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My mother warned me to guard the things I held precious by keeping them hidden inside me. The only thing I held precious was her and I found it impossible to place her inside my body. I was too young to understand she was talking about love. Too young to save the best parts of my mother’s love in my heart. Too consumed by the hate caused by her leaving me on my own. Too young to accept that death comes to us all.

It was hard to hold onto her love. Hard because I watched her body decay and rot away to nothingness. I watched to see the precious things she kept inside her and where she managed to hide them so I could do the same. I never found them. I watched as I picked vermin from her flesh and fought away carrion from her decaying form, until the day she was unrecognizable to me.

In particular, I watched her heart. Who knew what was inside there but I knew it was fragile because my mother spoke many times about how it had been broken. She said, “Sometimes you have to break a heart to find out how strong it really is.”

But when her heart became visible, I couldn’t see any cracks. I watched it as it bruised like an apple and disintegrated away. Nothing inside it but emptiness. I was hoping to see love—even though I had no idea what love looked like—or at least be privy to some secret that would explain the world to me. I found none of those things.

Her heart was a chamber for maggots. That was what my mother kept precious. Little disgusting creatures that fed off her body. They were everywhere. Stripping my mother of her beauty.

It grew harder to remember her face. I tried to recall the last time I saw her eyes or her smile but that memory was too distant in the past, lost in the forest of forgetfulness.

Occasionally I dreamt of my mother, standing in a room somewhere I had never been but yet felt so familiar to me, her face was a storm. Clouds roiled where features should have been. When she spoke, her voice was a swarm of black bees the drained the life of anything it touched. The bees blotted out the room and ate a pet dog I only had in dreams and never in real life, before coming for me.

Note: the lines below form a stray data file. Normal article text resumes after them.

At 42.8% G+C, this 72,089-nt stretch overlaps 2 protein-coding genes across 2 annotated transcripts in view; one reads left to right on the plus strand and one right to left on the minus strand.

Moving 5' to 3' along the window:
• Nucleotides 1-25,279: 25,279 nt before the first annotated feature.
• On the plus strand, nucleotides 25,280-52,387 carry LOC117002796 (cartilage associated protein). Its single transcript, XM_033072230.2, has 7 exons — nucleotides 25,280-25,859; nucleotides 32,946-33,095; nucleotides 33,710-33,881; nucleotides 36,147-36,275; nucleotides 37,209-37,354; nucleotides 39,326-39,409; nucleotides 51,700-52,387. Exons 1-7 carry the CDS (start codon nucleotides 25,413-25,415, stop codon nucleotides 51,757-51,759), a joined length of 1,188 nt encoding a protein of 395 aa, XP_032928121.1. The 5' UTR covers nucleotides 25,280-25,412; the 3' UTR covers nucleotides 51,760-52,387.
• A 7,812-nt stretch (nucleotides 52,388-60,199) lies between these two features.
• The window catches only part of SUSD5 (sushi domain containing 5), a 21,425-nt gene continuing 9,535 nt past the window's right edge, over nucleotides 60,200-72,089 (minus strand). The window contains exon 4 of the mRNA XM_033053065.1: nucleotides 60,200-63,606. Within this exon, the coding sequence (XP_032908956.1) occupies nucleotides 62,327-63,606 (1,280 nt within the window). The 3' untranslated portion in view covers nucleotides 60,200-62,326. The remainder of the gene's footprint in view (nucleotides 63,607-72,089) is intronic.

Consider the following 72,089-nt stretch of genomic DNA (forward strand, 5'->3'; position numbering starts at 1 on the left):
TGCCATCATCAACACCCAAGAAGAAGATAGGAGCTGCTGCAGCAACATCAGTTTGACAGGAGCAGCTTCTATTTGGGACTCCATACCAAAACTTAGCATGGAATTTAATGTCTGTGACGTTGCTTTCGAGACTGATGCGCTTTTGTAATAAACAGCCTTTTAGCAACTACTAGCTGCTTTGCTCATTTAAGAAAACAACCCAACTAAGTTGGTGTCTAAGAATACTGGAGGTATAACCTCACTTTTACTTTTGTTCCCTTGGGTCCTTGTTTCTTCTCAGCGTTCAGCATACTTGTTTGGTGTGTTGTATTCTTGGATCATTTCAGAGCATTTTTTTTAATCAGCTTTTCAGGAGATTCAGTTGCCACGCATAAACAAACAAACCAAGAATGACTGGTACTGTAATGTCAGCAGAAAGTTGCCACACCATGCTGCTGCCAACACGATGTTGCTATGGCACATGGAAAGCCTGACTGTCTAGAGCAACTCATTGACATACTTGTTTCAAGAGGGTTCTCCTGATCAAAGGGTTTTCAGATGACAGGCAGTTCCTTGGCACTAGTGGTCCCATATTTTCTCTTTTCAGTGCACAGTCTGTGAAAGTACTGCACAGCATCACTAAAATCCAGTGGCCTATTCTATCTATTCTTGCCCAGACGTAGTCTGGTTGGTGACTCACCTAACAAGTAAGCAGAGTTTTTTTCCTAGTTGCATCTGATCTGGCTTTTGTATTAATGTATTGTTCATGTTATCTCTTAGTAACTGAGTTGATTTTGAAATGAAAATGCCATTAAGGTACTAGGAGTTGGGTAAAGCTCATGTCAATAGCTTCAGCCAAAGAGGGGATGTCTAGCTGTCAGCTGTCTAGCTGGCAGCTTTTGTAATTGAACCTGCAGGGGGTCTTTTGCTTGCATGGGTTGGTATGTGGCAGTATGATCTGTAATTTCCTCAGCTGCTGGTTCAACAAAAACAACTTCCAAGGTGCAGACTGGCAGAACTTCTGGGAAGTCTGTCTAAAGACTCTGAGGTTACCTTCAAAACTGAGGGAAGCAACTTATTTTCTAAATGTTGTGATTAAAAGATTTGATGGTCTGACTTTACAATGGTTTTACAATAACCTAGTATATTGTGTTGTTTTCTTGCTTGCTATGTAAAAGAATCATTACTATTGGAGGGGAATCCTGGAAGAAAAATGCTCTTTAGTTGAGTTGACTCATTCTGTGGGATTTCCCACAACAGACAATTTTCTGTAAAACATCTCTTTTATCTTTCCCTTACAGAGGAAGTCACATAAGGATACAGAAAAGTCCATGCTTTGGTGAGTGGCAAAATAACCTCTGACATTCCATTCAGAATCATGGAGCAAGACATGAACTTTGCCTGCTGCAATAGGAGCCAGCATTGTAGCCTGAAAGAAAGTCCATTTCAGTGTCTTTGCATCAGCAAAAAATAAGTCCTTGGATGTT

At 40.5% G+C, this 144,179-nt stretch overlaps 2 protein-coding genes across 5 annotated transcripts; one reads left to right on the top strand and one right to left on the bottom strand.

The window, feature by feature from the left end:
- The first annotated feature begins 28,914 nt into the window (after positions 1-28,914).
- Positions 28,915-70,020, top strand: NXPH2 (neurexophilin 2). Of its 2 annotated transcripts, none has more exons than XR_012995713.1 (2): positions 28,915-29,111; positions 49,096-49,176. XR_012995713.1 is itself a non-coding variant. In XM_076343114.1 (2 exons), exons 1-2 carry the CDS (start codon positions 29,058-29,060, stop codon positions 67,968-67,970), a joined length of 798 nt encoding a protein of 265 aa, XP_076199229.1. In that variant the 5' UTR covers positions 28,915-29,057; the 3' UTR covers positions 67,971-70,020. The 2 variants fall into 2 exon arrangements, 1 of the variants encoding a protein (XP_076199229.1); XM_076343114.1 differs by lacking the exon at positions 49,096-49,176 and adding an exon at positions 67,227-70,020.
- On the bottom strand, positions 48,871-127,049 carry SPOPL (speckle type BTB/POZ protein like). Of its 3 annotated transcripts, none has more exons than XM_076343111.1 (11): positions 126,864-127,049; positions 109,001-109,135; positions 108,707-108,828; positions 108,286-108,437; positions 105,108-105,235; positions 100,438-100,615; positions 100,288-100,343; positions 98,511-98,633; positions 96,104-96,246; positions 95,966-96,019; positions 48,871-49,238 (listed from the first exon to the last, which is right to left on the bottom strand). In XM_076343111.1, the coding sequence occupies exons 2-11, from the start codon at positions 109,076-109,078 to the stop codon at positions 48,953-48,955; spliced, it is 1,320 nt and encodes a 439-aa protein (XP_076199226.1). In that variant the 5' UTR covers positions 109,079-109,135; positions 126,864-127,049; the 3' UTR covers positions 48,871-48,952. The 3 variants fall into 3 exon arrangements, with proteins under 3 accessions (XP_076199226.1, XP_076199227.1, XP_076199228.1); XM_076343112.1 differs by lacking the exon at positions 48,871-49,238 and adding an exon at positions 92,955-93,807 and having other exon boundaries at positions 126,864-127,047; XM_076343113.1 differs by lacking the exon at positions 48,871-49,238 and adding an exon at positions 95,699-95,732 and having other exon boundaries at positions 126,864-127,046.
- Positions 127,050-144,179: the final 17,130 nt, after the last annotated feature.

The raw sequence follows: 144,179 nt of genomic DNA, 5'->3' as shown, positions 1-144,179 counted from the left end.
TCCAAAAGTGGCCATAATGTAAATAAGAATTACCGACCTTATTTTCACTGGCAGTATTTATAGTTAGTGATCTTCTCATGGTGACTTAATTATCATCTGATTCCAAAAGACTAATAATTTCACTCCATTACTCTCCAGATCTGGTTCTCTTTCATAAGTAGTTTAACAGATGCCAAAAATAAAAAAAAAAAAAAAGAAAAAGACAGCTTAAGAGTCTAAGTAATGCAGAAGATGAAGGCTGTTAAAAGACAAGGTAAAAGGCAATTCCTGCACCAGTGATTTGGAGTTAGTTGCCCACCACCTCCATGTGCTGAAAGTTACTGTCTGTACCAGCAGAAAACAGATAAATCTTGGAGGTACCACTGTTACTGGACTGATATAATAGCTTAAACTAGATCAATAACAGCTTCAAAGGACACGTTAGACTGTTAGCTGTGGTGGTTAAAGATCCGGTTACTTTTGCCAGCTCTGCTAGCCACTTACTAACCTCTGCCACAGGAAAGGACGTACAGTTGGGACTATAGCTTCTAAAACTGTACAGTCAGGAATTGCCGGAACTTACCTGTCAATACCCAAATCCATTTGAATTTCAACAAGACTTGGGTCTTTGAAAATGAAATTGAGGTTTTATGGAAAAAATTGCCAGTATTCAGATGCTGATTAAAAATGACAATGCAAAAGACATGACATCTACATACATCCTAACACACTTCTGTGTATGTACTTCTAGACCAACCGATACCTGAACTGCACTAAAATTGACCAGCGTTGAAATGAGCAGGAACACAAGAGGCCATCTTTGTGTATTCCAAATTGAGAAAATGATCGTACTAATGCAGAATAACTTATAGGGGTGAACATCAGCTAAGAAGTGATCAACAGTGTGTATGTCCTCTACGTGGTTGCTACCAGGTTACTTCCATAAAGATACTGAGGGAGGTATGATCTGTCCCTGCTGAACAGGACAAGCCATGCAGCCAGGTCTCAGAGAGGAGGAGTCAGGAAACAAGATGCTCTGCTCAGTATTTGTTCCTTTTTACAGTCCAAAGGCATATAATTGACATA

I would run from the house and through the trees, down a dirt path that led to a black pond of brackish water. The water called to me and I was torn for the water was frightening, but so too were the bees who devoured trees on their way to eat me.

No real choice at all, I dove into the pond and discovered the water was actually tar and I was being pulled in, just as other creatures foolish enough to make the same mistake, the same fear-based choice as I had.

My nose and mouth filled with hot thick liquid, bitter molasses that scorched my insides, and melted me like butter on the griddle.

I woke alone in the dark, choking for air, my chest weighted with the heaviness of fear. My breathing was a thick, wet noise like someone sloshing through mud — or tar! — and I no longer felt safe in this world, so I did the only thing I could think to do.

I crawled inside the remains of my mother’s body and wrapped her tight around me so that I could be the thing she kept precious.

Sally forth and be keeping things preciousingly writeful.

– Rhyan Scorpio-Rhys

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The Island of Misfit Posts #2: No Enemy But Time

Like its predecessor, Discouraged by Discouragement, this pesky fella here is another one of those posts that didn’t quite turn out as expected and ended up on the cutting room floor (though a part of its sentiment made its way into You’re Where You Are). Caught somewhere between my musings of growing older while still struggling with the craft and my intent of advising impatient writers to slow down, the post started taking the shape of something neither fish, flesh, nor good red herring:

“Do you think, I have not just cause to weep, when I consider that Alexander at my age had conquered so many nations, and I have all this time done nothing that is memorable!” — Julius Caesar

When you reach a certain age, you become acutely aware of time, how much you’ve squandered on things you swore were important at the moment, and how little you still have left in your account. Whenever I get the time brain bug, I’m always brought back to the line from Delmore Schwartz’s poem, Calmly We Walk through This April’s Day (quoted in that horrendous film Star Trek: Generations), “Time is the fire in which we burn.” I love that line. It resonates within me.